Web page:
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Student Feeling Somewhat Empty at Home Without Any Work to Complain About

JUST OUTSIDE OF BOSTON, MA – While the lack of responsibility and abundance of free time inherent in winter break can feel restorative and enjoyable for many students, Jackson Thomas ‘22 has struggled at home this month without the routine of classes, homework, talking about his homework, and comparing his amount of homework to others’ amounts of homework.

“I have sooooo much bio due tomorrow fucking kill me,” said Thomas, to his confused mother. After admitting she thought he didn’t have any work over break, she was told to “shut up, you’re not pre-med, you just don’t get it.”

Thomas, who clarified for our reporter that he is “not totally sure about medical school, but might as well keep the option open, ya know?” had his most stressful semester yet this fall. “I just try to make sure that I keep things balanced. For every class I take that’s so fucking hard you wouldn’t even understand the things we talked about on the first day you drooling Neanderthal, I also try to take one that’s a little bit easier.” Last semester, Thomas took biology, introduction to introductory acting, chemistry, and animal petting, to “balance his schedule and really get the most out of the liberal arts.”

Luckily, Thomas has been able to maintain a schedule somewhat similar to the one he keeps at school, spending almost every evening in his family’s living room staring at a blank computer screen, drinking coffee, sweating profusely, and periodically telling his parents and siblings how lucky they are that they, unlike him, can spend the evening relaxing instead of doing work.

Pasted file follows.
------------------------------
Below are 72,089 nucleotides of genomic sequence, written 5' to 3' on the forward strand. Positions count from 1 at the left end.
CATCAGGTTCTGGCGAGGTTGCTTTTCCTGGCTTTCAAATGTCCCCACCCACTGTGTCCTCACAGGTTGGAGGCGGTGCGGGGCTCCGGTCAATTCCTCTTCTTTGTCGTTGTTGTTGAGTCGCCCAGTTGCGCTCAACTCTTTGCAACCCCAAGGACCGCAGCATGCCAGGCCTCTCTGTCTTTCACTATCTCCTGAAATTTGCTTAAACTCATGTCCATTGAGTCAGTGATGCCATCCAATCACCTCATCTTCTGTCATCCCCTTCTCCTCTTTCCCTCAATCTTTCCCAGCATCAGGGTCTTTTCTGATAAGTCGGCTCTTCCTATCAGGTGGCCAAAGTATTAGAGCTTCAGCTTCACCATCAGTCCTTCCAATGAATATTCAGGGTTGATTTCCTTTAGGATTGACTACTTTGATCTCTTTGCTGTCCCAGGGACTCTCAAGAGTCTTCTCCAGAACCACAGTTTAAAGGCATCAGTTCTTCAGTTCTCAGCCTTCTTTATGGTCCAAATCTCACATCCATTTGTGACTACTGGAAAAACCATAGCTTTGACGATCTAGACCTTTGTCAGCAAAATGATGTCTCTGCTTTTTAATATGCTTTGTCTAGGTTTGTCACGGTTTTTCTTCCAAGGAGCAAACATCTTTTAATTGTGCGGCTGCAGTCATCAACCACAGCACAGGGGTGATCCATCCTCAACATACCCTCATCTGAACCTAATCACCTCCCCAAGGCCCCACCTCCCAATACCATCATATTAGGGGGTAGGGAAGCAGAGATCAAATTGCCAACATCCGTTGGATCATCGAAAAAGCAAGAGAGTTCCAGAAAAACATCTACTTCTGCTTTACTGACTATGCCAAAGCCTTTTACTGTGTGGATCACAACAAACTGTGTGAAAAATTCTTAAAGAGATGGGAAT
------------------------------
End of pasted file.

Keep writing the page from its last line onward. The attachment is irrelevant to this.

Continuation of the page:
Thomas reports spending most of his time over break playing NBA 2K20, calculating his potential GPA, watching medical school acceptance videos on youtube, and screaming out in agony when he receives a grade back from a professor.

“Sometimes I’m sitting on the couch in the living room and I just hear ‘FUCK THE FUCKING SYSTEM GOD FUCKING DAMN IT,’ from Jackson’s room,” said his older sister, Emily . “That means he probably got an A-. If I start to smell smoke, then it’s a B+. When his high school girlfriend comes over, that’s C territory.”

Thomas says he has briefly experimented with complaining about real-world problems like climate change and homelessness, but has found little joy in talking about anything other than his massive workload.

“There’s something unique in complaining specifically about homework,” confirmed Thomas. “It’s a special type of release to complain about something that happens only to me, the only person in America with a lot of work.


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